Below, we describe our specific recommended change to the peer review process. If widely adopted, we believe that this recommendation can make meaningful progress towards a style of computing innovation that is a more unambiguously positive force in the world. We expect that a large proportion of our readers are peer reviewers themselves. If you are a peer reviewer, in many communities, you may be able to try out our recommendation immediately, applying it to the next paper that appears on your review stack and citing this post as justification. In other communities, implementing our recommendation will have to be part of a larger discussion within your community. We hope that you will tell us about these discussions and your experiences implementing our recommendation. This post is part of the FCA Discussions series, which means our recommendations are intended to start a conversation rather than end one!

Small Change to Peer Review, Big Impact?

At a high level, our recommended change to the peer review process in computing is straightforward:

Peer reviewers should require that papers and proposals rigorously consider all reasonable broader impacts, both positive and negative.

Papers and proposals, as noted above, are typically already flush with anticipated positive impacts. As such, this recommendation will in practice involve insisting that authors consider potential negative impacts.

For example, consider a grant proposal that seeks to automate a task that is common in job descriptions. Under our recommendation, reviewers would require that this proposal discuss the effect on people who hold these jobs. Along the same lines, papers that advance generative models would be required to discuss the potential deleterious effects to democratic discourse [26,27] and privacy [28].

Importantly, reviewers should not only require that potential positive and negative impacts simply be mentioned, but also that they be strongly motivated. Hand-waving is too often permitted by reviewers even when discussing positive impacts, and this understandably decreases public trust in otherwise highly-rigorous research. A motivation of sufficient strength will likely come through references to prior work both inside and outside computing, as well as to articles in reputable media outlets.

The specific mechanisms of the discussion of impacts in research papers will likely vary from subfield to subfield. However, one option that is tractable across much of computing is for authors to add a “Broader Impacts” or a “Societal Impacts” section near the end of a paper, a la “Future Work” and “Limitations”. This section would summarize both the anticipated positive and negative impacts of the paper and motivate these anticipated impacts with the proper citations. This section may also make an explicit argument that the paper’s contributions will have a net positive impact. For grant proposals, the appropriate venue for this discussion will likely be more obvious. For instance, the U.S. National Science Foundation already requires that authors include a “Broader Impacts” section. In these cases, our recommendation is simply that reviewers insist that this section include discussion of negative broader impacts as well as positive broader impacts.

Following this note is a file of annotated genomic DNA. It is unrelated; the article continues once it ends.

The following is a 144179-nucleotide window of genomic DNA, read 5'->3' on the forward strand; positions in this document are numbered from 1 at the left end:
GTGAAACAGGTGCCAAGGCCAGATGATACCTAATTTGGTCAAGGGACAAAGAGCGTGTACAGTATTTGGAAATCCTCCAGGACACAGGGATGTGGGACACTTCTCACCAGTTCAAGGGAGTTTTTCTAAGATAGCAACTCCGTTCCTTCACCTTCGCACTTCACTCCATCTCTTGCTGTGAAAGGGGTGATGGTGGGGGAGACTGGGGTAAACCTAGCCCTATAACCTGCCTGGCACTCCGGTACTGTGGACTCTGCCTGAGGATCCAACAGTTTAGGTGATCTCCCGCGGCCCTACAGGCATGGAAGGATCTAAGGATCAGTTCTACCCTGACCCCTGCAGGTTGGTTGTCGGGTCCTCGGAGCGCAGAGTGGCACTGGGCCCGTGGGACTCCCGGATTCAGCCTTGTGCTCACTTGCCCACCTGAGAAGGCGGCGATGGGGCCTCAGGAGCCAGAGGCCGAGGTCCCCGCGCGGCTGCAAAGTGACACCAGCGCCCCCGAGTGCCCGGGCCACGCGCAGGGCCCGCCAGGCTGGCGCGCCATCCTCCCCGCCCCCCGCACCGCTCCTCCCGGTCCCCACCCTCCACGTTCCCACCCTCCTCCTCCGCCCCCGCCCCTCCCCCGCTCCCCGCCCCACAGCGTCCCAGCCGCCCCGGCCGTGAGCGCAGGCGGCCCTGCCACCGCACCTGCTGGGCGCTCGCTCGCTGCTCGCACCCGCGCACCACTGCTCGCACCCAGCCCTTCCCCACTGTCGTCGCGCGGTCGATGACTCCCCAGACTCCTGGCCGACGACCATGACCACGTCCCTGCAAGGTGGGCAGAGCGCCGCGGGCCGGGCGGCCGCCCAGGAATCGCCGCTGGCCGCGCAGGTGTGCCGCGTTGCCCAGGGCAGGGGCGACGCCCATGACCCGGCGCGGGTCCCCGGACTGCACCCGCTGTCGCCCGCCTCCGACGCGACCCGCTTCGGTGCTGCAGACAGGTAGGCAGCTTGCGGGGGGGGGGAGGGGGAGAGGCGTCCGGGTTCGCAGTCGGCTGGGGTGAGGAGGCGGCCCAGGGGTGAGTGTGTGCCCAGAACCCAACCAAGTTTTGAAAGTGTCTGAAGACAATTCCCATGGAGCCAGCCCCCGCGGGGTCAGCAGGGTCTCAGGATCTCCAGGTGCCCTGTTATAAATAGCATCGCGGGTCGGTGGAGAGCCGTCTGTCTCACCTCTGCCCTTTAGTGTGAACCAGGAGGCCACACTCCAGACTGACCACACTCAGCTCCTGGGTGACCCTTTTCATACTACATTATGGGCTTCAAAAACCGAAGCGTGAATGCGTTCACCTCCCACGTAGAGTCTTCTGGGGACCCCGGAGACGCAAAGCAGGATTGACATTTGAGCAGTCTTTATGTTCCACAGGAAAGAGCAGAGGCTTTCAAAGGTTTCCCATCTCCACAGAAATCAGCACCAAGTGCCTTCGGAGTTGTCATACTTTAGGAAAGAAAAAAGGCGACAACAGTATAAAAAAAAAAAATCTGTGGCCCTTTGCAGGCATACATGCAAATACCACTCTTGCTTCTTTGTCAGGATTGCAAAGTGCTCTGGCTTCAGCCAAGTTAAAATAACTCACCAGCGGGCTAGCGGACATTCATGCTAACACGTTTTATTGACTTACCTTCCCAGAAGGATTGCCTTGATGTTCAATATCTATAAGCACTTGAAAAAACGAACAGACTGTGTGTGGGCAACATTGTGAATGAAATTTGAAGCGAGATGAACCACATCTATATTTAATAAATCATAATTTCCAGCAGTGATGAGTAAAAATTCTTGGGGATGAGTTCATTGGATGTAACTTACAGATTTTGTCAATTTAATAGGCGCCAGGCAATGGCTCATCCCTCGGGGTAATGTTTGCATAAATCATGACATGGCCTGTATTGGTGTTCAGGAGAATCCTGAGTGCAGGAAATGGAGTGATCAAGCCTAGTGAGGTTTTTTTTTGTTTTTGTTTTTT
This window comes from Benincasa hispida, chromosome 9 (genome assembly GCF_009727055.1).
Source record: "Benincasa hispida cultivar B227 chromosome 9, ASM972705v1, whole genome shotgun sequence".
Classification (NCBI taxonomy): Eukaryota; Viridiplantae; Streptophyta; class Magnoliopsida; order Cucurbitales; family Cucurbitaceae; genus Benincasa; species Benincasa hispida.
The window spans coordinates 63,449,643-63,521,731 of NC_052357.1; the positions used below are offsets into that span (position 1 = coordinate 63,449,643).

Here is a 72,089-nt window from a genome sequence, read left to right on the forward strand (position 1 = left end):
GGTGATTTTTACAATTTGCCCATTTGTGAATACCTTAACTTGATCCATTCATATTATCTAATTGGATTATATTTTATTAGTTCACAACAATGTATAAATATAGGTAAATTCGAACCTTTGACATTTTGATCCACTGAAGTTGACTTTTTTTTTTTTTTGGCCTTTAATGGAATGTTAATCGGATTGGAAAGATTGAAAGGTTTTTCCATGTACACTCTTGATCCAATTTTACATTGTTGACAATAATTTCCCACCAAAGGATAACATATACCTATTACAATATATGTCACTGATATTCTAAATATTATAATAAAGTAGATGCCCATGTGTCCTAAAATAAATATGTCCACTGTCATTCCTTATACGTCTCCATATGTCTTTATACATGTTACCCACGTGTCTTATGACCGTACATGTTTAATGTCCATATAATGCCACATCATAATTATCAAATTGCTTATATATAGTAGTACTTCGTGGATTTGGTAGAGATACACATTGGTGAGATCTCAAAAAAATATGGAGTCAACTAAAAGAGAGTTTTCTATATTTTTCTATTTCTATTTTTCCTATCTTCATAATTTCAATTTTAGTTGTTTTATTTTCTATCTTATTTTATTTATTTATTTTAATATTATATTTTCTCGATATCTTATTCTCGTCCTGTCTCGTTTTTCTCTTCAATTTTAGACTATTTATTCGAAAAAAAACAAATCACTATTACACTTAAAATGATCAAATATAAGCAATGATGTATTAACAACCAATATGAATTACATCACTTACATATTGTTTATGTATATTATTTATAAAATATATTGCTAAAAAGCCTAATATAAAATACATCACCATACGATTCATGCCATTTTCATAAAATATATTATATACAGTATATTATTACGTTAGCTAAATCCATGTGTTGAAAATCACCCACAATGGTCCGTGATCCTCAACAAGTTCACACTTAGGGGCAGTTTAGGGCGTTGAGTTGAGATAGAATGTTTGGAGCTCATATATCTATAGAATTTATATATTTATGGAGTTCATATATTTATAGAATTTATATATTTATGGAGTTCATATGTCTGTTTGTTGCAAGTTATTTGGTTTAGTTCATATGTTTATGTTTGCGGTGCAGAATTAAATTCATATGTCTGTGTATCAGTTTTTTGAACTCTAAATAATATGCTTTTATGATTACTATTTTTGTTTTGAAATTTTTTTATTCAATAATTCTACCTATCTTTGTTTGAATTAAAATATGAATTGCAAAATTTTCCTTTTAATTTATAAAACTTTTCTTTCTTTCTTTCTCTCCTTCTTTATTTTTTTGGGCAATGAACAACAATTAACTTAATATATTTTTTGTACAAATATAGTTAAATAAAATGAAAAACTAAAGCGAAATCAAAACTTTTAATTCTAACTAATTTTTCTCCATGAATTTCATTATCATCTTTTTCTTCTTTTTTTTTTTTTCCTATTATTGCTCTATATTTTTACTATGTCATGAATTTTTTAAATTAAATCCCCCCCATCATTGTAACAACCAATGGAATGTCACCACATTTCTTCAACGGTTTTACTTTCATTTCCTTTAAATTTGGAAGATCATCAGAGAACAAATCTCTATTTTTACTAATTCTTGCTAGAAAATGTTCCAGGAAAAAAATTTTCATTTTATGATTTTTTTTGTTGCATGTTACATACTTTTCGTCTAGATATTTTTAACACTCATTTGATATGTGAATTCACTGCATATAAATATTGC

Our recommendation states that authors should engage with all “reasonable” positive and negative impacts. This raises a critical question: What is “reasonable”? As discussed below, we suggest that peer reviewers initially adopt a “big tent”, author-friendly approach. In this vein, initial thresholds for “reasonable” might emerge from the nature of our recommendation as a means of making computing research more accountable to the public. For instance, one initial big tent threshold might be the following: if there has been significant media coverage of a negative impact that is relevant to a paper or proposal, that impact should be addressed by the authors of that paper or proposal.

Moving forward, one could imagine the community developing more formal reviewer guidelines, e.g. guidelines based on ACM’s soon-to-be-released revised code of ethics or other relevant frameworks. We also expect that some sub-fields will want to have different formal guidelines than other sub-fields.

What if a research project will do more harm than good?

If successful, our recommendation will make the expected positive and negative impacts of our community’s research much more transparent. We expect that doing so will highlight a deeply uncomfortable truth: some research in computing does more harm than good, at least when considered in isolation. This then raises a critical question: what should be done with a paper or proposal whose impacts are clearly net negative?